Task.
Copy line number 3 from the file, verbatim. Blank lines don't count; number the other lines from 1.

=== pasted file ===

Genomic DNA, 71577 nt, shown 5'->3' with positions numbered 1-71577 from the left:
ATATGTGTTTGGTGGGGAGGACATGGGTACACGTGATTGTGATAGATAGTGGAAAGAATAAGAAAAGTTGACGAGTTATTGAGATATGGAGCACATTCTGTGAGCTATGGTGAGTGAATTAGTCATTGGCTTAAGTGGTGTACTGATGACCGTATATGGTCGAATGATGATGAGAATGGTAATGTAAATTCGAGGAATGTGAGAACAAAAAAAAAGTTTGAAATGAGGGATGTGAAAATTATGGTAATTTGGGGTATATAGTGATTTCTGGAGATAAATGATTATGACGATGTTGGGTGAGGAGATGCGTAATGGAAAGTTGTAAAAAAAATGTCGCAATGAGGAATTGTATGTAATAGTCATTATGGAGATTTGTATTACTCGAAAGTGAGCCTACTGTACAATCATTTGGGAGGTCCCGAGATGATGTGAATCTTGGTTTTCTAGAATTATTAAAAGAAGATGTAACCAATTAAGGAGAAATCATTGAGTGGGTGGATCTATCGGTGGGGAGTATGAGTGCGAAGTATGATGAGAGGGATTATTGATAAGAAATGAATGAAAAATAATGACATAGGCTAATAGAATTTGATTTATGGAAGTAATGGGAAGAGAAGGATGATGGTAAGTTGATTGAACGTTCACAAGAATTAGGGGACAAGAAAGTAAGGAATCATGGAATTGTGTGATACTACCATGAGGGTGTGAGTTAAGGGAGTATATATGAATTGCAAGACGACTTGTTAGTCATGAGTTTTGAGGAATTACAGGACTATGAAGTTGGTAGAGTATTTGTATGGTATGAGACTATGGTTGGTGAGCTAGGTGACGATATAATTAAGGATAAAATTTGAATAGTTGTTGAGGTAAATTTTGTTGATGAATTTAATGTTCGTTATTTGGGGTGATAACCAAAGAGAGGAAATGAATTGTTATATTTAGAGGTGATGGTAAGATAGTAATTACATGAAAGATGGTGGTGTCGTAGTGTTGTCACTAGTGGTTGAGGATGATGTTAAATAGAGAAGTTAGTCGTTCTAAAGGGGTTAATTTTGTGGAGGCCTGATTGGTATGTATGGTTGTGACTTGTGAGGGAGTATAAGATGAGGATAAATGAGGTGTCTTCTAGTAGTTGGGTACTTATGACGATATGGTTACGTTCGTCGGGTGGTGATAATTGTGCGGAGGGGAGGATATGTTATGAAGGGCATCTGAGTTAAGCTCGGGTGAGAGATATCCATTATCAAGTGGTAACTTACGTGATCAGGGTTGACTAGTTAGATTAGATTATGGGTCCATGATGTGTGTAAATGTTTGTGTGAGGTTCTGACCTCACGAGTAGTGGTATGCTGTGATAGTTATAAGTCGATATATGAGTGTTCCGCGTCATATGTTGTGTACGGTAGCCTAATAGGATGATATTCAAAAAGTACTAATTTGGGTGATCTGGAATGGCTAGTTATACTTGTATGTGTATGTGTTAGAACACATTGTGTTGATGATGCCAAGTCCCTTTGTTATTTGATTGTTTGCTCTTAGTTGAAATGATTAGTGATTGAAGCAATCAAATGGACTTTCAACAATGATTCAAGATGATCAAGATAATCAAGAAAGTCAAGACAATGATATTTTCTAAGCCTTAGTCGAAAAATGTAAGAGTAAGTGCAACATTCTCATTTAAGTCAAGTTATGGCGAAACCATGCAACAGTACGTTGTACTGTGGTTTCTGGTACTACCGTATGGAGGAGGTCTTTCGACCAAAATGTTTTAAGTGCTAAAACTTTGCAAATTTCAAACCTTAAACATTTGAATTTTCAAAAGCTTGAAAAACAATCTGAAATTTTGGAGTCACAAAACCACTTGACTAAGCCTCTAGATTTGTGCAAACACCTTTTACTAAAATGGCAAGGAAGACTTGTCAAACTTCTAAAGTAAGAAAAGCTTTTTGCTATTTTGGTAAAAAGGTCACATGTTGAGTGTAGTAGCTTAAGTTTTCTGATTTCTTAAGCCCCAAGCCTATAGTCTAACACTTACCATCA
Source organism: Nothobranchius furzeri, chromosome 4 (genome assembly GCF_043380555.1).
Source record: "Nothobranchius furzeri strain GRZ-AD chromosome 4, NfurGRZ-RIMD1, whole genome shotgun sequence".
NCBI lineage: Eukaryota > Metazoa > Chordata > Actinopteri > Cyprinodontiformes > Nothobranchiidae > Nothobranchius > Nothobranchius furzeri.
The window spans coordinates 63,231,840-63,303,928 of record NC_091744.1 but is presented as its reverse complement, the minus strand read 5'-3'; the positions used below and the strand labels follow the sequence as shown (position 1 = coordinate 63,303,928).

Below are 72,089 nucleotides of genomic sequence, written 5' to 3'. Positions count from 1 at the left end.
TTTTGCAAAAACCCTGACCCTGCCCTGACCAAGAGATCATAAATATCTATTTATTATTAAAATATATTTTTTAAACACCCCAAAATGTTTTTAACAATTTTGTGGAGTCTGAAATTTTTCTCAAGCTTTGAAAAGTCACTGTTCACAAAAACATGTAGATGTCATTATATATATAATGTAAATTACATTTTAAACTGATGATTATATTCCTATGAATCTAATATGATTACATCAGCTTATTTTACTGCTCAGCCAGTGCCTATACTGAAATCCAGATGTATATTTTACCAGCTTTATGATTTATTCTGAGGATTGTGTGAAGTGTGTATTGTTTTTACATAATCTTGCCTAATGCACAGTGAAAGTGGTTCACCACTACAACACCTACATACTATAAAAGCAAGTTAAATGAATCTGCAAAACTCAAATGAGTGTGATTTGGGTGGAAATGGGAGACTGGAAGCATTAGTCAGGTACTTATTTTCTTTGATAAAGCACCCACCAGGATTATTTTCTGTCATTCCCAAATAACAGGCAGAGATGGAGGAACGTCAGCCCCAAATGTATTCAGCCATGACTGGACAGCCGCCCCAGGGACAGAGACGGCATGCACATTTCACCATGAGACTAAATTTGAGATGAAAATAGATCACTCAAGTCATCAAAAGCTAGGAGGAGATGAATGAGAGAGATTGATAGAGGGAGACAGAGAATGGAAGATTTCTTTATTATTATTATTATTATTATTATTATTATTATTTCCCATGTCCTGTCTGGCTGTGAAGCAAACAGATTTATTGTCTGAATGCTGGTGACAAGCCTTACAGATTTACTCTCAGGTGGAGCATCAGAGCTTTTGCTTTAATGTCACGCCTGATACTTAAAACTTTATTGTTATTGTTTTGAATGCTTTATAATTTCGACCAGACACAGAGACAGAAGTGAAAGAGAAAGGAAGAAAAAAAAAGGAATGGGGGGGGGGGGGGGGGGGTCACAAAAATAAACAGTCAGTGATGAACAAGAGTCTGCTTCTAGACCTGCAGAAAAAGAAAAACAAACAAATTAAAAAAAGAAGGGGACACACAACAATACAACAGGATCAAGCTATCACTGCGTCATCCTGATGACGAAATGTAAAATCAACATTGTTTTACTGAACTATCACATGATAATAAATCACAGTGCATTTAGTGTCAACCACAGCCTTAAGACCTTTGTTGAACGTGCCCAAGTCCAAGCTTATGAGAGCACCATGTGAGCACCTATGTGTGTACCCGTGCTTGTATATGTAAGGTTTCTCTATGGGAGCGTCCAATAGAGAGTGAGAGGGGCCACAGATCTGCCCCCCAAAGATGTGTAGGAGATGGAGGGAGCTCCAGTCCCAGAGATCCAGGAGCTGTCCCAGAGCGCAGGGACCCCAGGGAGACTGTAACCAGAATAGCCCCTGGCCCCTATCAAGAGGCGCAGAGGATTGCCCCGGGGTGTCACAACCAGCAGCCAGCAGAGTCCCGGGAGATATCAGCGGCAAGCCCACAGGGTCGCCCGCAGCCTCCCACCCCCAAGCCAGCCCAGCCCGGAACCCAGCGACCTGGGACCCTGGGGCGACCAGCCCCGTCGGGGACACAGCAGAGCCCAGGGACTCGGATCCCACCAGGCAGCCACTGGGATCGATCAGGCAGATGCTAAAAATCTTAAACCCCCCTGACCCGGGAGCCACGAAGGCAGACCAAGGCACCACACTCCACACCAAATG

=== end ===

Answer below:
Source organism: Nothobranchius furzeri, chromosome 4 (genome assembly GCF_043380555.1).